January 6 Defendant Stephen Horn may carry concealed firearms: judge

Stephen Ethan Horn, wearing a helmet and what appears to be tactical gear, is pictured inside the Capitol on January 6.

Stephen Ethan Horn (image via FBI court filings).

The North Carolina man claims to be an independent journalist “on the front lines of the attack on” [C]apitol” will be allowed to carry a concealed weapon while awaiting trial on misdemeanor charges.

Stephen Ethan Horn24 years old, seen in a photo posted by New York Times Magazine in the crowd inside the Capitol building after Donald Trump Supporters overwhelmingly police in an attempt to prevent Congress from certifying Joe Bidenvictory in the 2020 presidential race. Horn was wearing a helmet and what appeared to be other tactical gear, and he appeared to have climbed to the top of a statue so he could look down on the crowd.

He also told investigators that he entered the Speaker’s office Nancy Pelosi (D-Calif.).

Horn says he is an independent journalist, though prosecutors say an FBI tip identified Horn was “not aware of any media information Horn was in possession of.”

“I was on the front lines of the attack on [C]Horn said in a Facebook post, according to prosecutors.

“I did not enter the capital building as part of a protest, or for cheap thrills, but to accurately capture and document an important event taking place,” he allegedly posted.

Horn was charged with what is collectively known as a “standard misdemeanor” on January 6: entering and staying in a restricted building, disruptive and disorderly conduct in a restricted building, trespassing. entering violence and disorderly conduct in the Capitol building, and marching, protesting, or picnicking in a Capitol building.

United States District Judge Timothy Kelly, a Trump appointee, accepted Horn’s request on Tuesday to modify the conditions of his pre-trial release. Horn applied for permission to carry a concealed weapon, which he was licensed to do in the state of North Carolina.

Since his arrest in April, Horn has been barred from possessing “firearms, destructive devices or other weapons,” according to court records.

At the hearing, Assistant United States Attorney Michael James argued that Horn should not be allowed to carry a gun because he participated in the 6 January siege that temporarily succeeded in stopping the peaceful transfer of power.

James also said that allowing Horn to carry a firearm could jeopardize the safety of pre-trial service personnel and probation officers, those who supervised Horn before trial and those who made sure he we comply with the conditions of release.

James noted that Horn did not say in his paperwork that his request for a gun in self-defense stemmed from specific threats related to his participation in the January 6 riots.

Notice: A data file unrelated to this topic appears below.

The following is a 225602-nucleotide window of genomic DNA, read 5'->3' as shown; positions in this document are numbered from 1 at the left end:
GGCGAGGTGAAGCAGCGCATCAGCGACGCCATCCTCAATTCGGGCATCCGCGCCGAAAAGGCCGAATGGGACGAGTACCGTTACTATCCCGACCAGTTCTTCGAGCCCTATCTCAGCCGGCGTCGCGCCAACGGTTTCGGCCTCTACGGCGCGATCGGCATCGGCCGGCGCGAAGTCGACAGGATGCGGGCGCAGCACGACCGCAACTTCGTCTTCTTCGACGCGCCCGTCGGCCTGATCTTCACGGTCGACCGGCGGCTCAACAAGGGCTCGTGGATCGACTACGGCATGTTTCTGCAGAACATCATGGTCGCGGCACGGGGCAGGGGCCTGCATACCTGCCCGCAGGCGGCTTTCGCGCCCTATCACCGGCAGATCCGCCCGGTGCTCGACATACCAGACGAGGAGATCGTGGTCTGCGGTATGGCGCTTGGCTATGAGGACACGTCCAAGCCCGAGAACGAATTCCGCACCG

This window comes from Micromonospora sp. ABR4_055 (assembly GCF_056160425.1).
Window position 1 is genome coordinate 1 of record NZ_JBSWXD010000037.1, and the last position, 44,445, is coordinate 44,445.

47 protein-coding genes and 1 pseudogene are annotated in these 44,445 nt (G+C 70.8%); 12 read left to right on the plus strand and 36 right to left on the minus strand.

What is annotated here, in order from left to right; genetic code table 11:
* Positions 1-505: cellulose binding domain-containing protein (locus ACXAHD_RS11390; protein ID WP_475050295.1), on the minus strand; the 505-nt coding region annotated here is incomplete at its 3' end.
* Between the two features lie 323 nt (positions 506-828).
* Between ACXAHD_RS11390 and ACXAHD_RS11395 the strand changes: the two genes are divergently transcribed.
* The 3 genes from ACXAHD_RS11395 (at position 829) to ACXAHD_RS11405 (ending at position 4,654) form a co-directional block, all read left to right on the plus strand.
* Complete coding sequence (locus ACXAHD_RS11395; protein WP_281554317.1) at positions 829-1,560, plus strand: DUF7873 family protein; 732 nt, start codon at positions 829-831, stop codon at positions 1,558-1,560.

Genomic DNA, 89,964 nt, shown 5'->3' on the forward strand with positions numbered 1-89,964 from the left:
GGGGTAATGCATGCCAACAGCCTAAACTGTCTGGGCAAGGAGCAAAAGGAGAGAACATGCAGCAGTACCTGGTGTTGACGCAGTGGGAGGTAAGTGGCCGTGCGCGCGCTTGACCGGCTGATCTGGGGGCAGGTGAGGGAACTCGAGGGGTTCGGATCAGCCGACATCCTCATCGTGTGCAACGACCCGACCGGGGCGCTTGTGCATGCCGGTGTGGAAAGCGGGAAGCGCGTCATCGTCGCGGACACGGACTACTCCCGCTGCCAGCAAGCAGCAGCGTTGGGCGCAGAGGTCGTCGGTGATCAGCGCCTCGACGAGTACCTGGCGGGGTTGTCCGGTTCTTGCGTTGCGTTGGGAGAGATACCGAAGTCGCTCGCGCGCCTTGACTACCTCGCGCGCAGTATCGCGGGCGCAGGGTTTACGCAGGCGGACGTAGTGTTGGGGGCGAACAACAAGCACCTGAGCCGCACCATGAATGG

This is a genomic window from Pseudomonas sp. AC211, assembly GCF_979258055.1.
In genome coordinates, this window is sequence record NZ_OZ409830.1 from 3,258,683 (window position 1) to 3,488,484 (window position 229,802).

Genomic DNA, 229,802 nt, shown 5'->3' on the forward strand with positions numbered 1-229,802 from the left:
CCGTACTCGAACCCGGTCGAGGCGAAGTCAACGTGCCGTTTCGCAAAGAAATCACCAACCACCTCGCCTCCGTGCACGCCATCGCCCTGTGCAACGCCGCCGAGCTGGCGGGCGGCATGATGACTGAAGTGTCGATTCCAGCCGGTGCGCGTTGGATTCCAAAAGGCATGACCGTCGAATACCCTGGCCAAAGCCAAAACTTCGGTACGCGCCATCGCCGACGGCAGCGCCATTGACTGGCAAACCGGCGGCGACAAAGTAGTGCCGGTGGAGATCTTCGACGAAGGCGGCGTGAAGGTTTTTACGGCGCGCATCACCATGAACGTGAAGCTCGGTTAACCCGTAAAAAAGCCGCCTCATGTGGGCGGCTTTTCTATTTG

“The defendant made no argument that ‘I need this to defend myself because since January 6, I have been threatened by individuals,’” James said.

According to a review of Horn’s court filings, Horn did not indicate any specific threats other than saying that “his personal circumstances have changed to the extent that he now has a desire to possess a firearm.” concealed handguns for self-defense purposes, as permitted in North Carolina law.”

At Tuesday’s hearing, Horn .’s attorney Marshall Ellis implied – but did not state it directly – that Horn was facing threats for his role in the January 6 attack on the Capitol.

“Mr. Horn recently received threats that prompted him to report it to the police,” Ellis said. Ellis noted, “He was trying to get a copy of that report for the meeting. hearing today,” Ellis noted, but the report was still unprepared.

“That led to us filing a claim,” Ellis added.

Ellis also said that Horn was not a “typical offender” and should have been stripped of the right to carry a gun.

“[Horn has] no criminal record, [he’s a] Ellis said. “That’s what makes this case different and why a gun ban isn’t necessary here.”

Kelly indicated at the outset of the hearing that he was inclined to accept Horn’s request – and he eventually did.

“This is one of the challenges in these cases, to consider [actions of individual defendants] but did not close my eyes to the broader event that happened that day, and I spent [time] in sentencing and the different contexts describe exactly what I think about what happened that day and how serious it was because of the way it robbed our country and disrupted tradition our peaceful transfer of power,” Kelly said.

“The events of that day were extremely serious,” he added.

However, the fact that Horn has no criminal history — “not even an arrest, that’s pretty important to me,” says Kelly — and has received a “mental fitness certificate.” The need from North Carolina to carry a concealed firearm reassured the assessment that Horn should be allowed to carry a gun.

Kelly posed two conditions to Horn: (1) he had to notify the pre-processing service of any gun purchases he made, and (2) he was not allowed to carry a gun when See pre-test service staff.

At the end of the hearing, both James and Ellis told Kelly that the case looked likely to go to trial. Kelly noted that he has a backlog of cases, so it could be months before the case reaches a jury, if it’s not resolved first, like dozens of misdemeanor cases happened on January 6 had.

[Images via FBI court filings.]

Is there a trick we should know? [email protected]

https://lawandcrime.com/u-s-capitol-breach/man-who-climbed-statue-on-jan-6-makes-vague-reference-to-threats-convinces-judge-to-allow-concealed-carry-for-self-defense-purposes/ January 6 Defendant Stephen Horn may carry concealed firearms: judge

James Brien

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